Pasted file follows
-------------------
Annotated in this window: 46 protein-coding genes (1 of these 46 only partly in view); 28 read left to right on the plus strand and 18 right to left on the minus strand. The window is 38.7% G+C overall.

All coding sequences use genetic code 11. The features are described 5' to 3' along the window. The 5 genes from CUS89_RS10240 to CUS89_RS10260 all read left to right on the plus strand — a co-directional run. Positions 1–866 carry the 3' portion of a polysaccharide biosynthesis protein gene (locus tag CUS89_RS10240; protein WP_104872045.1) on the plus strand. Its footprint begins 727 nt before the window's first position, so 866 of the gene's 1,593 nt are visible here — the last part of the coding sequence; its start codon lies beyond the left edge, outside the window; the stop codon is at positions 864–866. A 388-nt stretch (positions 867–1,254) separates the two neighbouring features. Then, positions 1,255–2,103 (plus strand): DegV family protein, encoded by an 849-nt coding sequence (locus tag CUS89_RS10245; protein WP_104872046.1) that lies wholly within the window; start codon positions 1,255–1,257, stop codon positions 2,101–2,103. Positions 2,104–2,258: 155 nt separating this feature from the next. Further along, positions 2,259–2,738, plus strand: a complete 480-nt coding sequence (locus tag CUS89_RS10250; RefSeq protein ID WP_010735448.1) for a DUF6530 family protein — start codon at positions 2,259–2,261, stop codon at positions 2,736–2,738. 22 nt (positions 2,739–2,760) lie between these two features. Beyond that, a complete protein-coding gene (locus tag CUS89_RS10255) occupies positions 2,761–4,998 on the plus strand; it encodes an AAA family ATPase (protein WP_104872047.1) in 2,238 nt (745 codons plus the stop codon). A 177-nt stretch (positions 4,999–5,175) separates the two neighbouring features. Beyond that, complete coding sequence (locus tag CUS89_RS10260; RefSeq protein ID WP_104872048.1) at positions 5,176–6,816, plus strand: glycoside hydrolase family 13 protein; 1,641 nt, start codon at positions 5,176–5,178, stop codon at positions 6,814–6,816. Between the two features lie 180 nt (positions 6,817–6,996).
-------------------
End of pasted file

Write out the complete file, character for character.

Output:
Annotated in this window: 46 protein-coding genes (1 of these 46 only partly in view); 28 read left to right on the plus strand and 18 right to left on the minus strand. The window is 38.7% G+C overall.

All coding sequences use genetic code 11. The features are described 5' to 3' along the window. The 5 genes from CUS89_RS10240 to CUS89_RS10260 all read left to right on the plus strand — a co-directional run. Positions 1–866 carry the 3' portion of a polysaccharide biosynthesis protein gene (locus tag CUS89_RS10240; protein WP_104872045.1) on the plus strand. Its footprint begins 727 nt before the window's first position, so 866 of the gene's 1,593 nt are visible here — the last part of the coding sequence; its start codon lies beyond the left edge, outside the window; the stop codon is at positions 864–866. A 388-nt stretch (positions 867–1,254) separates the two neighbouring features. Then, positions 1,255–2,103 (plus strand): DegV family protein, encoded by an 849-nt coding sequence (locus tag CUS89_RS10245; protein WP_104872046.1) that lies wholly within the window; start codon positions 1,255–1,257, stop codon positions 2,101–2,103. Positions 2,104–2,258: 155 nt separating this feature from the next. Further along, positions 2,259–2,738, plus strand: a complete 480-nt coding sequence (locus tag CUS89_RS10250; RefSeq protein ID WP_010735448.1) for a DUF6530 family protein — start codon at positions 2,259–2,261, stop codon at positions 2,736–2,738. 22 nt (positions 2,739–2,760) lie between these two features. Beyond that, a complete protein-coding gene (locus tag CUS89_RS10255) occupies positions 2,761–4,998 on the plus strand; it encodes an AAA family ATPase (protein WP_104872047.1) in 2,238 nt (745 codons plus the stop codon). A 177-nt stretch (positions 4,999–5,175) separates the two neighbouring features. Beyond that, complete coding sequence (locus tag CUS89_RS10260; RefSeq protein ID WP_104872048.1) at positions 5,176–6,816, plus strand: glycoside hydrolase family 13 protein; 1,641 nt, start codon at positions 5,176–5,178, stop codon at positions 6,814–6,816. Between the two features lie 180 nt (positions 6,817–6,996).